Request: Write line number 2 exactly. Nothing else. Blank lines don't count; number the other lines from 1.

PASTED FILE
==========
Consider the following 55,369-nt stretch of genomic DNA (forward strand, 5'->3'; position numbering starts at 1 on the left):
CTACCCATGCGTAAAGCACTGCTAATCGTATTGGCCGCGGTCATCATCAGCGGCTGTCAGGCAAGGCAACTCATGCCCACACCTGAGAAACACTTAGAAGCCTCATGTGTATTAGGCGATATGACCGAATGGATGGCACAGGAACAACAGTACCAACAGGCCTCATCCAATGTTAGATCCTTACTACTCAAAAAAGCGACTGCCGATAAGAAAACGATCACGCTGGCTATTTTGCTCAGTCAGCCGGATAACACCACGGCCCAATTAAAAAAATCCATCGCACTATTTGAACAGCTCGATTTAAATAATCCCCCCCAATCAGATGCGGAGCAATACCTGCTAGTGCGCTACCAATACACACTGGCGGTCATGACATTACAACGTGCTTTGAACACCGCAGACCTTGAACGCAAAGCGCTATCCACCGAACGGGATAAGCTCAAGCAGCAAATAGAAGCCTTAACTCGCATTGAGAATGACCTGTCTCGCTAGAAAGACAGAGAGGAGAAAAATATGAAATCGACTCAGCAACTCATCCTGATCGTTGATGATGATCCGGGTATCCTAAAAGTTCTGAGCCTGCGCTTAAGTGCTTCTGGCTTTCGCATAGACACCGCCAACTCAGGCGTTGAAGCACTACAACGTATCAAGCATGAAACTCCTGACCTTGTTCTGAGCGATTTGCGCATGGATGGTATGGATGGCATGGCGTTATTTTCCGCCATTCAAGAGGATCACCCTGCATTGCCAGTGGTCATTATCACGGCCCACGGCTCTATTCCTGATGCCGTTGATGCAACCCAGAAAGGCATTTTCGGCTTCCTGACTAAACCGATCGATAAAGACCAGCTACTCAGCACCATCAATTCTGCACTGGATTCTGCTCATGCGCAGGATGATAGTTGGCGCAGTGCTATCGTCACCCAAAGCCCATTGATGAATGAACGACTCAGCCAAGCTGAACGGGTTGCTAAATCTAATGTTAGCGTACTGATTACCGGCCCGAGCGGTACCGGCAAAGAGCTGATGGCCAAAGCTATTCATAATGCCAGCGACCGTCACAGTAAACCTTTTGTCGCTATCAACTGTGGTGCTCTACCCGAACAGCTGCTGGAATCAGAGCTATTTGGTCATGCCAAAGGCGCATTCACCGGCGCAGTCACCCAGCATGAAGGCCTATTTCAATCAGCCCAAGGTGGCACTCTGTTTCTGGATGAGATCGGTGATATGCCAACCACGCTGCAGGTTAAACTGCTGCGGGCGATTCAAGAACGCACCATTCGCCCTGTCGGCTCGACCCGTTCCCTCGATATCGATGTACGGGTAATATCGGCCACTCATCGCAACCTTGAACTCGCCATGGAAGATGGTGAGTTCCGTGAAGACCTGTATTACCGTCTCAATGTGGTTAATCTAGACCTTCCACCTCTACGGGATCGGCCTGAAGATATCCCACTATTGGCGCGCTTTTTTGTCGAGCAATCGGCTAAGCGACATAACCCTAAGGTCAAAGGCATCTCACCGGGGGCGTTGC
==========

CTACCCATGCGTAAAGCACTGCTAATCGTATTGGCCGCGGTCATCATCAGCGGCTGTCAGGCAAGGCAACTCATGCCCACACCTGAGAAACACTTAGAAGCCTCATGTGTATTAGGCGATATGACCGAATGGATGGCACAGGAACAACAGTACCAACAGGCCTCATCCAATGTTAGATCCTTACTACTCAAAAAAGCGACTGCCGATAAGAAAACGATCACGCTGGCTATTTTGCTCAGTCAGCCGGATAACACCACGGCCCAATTAAAAAAATCCATCGCACTATTTGAACAGCTCGATTTAAATAATCCCCCCCAATCAGATGCGGAGCAATACCTGCTAGTGCGCTACCAATACACACTGGCGGTCATGACATTACAACGTGCTTTGAACACCGCAGACCTTGAACGCAAAGCGCTATCCACCGAACGGGATAAGCTCAAGCAGCAAATAGAAGCCTTAACTCGCATTGAGAATGACCTGTCTCGCTAGAAAGACAGAGAGGAGAAAAATATGAAATCGACTCAGCAACTCATCCTGATCGTTGATGATGATCCGGGTATCCTAAAAGTTCTGAGCCTGCGCTTAAGTGCTTCTGGCTTTCGCATAGACACCGCCAACTCAGGCGTTGAAGCACTACAACGTATCAAGCATGAAACTCCTGACCTTGTTCTGAGCGATTTGCGCATGGATGGTATGGATGGCATGGCGTTATTTTCCGCCATTCAAGAGGATCACCCTGCATTGCCAGTGGTCATTATCACGGCCCACGGCTCTATTCCTGATGCCGTTGATGCAACCCAGAAAGGCATTTTCGGCTTCCTGACTAAACCGATCGATAAAGACCAGCTACTCAGCACCATCAATTCTGCACTGGATTCTGCTCATGCGCAGGATGATAGTTGGCGCAGTGCTATCGTCACCCAAAGCCCATTGATGAATGAACGACTCAGCCAAGCTGAACGGGTTGCTAAATCTAATGTTAGCGTACTGATTACCGGCCCGAGCGGTACCGGCAAAGAGCTGATGGCCAAAGCTATTCATAATGCCAGCGACCGTCACAGTAAACCTTTTGTCGCTATCAACTGTGGTGCTCTACCCGAACAGCTGCTGGAATCAGAGCTATTTGGTCATGCCAAAGGCGCATTCACCGGCGCAGTCACCCAGCATGAAGGCCTATTTCAATCAGCCCAAGGTGGCACTCTGTTTCTGGATGAGATCGGTGATATGCCAACCACGCTGCAGGTTAAACTGCTGCGGGCGATTCAAGAACGCACCATTCGCCCTGTCGGCTCGACCCGTTCCCTCGATATCGATGTACGGGTAATATCGGCCACTCATCGCAACCTTGAACTCGCCATGGAAGATGGTGAGTTCCGTGAAGACCTGTATTACCGTCTCAATGTGGTTAATCTAGACCTTCCACCTCTACGGGATCGGCCTGAAGATATCCCACTATTGGCGCGCTTTTTTGTCGAGCAATCGGCTAAGCGACATAACCCTAAGGTCAAAGGCATCTCACCGGGGGCGTTGC